October 04, 2012 at 9:03 PM
There is a great deal of talk in the IT world recently about the “generation Y” professional. These workers are somewhat of a mystery to the entrenched corporate environment, largely because they are “digital natives”, which by definition means they have literally grown up in a digitally-driven world where anytime, anywhere access to data and information has been their unique birthright.
According to recent reports, those professionals frequently have hard-driving ambitions, which does not always reflect the stereotype of the twentysomething slacker. “They want to grow faster than their companies allow them to,” said Sidnei Oliveira, a Brazil-based analyst who studies Generation Y trends.
According to a research conducted by TNS Research International, youths from lower middle class families are more eager to build a career and earn a respectable salary. Most of these folks (75 percent) however, are still dependent on money earned by their parents. They represent about 16 million consumers in Brazil.
According to the study, Brazilians from upper middle class background use the Web for services and entertainment, but youths from lower middle class families browse the web for improving their professional skills and for searching jobs.
This trend is similar in other developing countries like India and China, according analysts. These young professionals quickly pick up technology tools in an attempt to boost their career prospects. "Those professionals are natural entrepreneurs and are thrilled by technology and globalization” said Oliveira.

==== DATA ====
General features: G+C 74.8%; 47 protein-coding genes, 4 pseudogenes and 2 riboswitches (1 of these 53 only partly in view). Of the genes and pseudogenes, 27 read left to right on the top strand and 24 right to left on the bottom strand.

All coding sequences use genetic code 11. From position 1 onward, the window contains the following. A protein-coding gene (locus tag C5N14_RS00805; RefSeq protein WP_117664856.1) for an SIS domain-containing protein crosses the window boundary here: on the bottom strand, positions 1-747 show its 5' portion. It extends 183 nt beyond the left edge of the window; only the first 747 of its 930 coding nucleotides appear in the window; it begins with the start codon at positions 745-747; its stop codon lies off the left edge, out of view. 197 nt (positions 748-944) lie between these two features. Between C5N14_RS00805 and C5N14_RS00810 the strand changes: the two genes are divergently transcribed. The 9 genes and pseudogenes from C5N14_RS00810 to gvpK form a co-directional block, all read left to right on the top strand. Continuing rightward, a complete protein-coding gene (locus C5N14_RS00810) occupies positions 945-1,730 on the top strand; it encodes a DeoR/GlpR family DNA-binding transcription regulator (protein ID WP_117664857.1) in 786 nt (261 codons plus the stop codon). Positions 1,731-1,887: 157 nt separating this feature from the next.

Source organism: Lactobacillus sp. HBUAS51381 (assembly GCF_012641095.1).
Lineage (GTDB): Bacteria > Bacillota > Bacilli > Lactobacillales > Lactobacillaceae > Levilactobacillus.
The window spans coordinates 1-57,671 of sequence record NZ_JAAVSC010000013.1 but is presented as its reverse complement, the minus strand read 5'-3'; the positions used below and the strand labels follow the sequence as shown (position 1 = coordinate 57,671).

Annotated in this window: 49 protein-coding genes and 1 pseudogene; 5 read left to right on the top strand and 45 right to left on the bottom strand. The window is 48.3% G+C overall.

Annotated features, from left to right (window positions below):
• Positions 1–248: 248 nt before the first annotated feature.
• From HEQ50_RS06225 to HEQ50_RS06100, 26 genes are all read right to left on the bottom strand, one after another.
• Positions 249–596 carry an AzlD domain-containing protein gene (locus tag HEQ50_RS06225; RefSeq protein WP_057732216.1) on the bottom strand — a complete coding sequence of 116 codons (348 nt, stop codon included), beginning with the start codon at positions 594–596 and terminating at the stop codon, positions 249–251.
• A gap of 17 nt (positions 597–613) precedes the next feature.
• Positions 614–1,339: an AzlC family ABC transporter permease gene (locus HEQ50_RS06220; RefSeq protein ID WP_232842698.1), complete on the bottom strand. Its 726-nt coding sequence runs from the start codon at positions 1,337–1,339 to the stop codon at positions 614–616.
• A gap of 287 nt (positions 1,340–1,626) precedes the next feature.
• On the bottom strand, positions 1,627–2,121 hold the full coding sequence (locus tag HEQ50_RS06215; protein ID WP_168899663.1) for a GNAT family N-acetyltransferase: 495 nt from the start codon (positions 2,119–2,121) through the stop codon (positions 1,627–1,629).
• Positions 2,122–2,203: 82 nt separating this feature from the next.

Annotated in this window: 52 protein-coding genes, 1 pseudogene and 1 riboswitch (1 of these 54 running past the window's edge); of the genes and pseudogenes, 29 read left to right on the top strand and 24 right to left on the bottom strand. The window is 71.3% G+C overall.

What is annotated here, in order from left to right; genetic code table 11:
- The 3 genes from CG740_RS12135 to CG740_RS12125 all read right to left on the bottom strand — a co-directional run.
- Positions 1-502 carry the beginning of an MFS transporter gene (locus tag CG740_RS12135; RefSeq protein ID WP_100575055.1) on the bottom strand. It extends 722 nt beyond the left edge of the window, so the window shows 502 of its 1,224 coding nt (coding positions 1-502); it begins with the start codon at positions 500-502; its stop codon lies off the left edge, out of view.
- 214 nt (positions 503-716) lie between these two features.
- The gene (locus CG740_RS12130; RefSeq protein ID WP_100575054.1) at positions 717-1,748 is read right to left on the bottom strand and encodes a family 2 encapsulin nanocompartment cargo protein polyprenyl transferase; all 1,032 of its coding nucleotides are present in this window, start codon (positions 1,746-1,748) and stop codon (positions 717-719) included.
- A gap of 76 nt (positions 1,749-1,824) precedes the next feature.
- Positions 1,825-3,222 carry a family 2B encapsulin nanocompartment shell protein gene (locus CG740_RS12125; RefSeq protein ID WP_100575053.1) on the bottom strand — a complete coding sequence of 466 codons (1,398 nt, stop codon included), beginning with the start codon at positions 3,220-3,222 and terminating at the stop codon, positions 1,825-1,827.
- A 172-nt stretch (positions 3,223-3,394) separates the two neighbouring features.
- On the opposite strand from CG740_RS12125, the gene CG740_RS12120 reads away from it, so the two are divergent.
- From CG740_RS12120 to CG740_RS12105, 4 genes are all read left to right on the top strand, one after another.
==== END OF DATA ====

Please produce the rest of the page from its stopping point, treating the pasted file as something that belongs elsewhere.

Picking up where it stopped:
For today’s senior IT leaders, the motivations and orientation of these young professionals can be strikingly foreign. Most of the ‘older generation’ of IT professional, grew up in a much different – textbook driven-world – where the pace of the corporate world and the digestion of new information were far slower.
In today’s environment, these young professionals, according to Oliveira, tend to get bored fast and need – in a sense – a reason to stay engaged. They are not willing to follow in the footsteps of their parents, nor are they willing to put up with challenges that their parents fought head on.
Moreover, they have no ‘attachment’ to their employers and have a tendency to work just to earn some money before they pursue their own paths.
“They have convinced themselves that they are going to be much, much happier this way,” says Oliveria.
For senior IT professionals, and especially the human resource leaders who watch these trends, your advice is simple: Before setting new standards for performance for these young professionals, work to understand what gets them engaged. The long-term value to your company that results cannot be underestimated.
Denis Lee is a typical "Generation Y" young professional. In this video (in Portuguese) he tries to explain, in a little longer than four minutes, what are is this all about. In a creative, fast and little chaotic way, just like a typical "Y Generation" boy.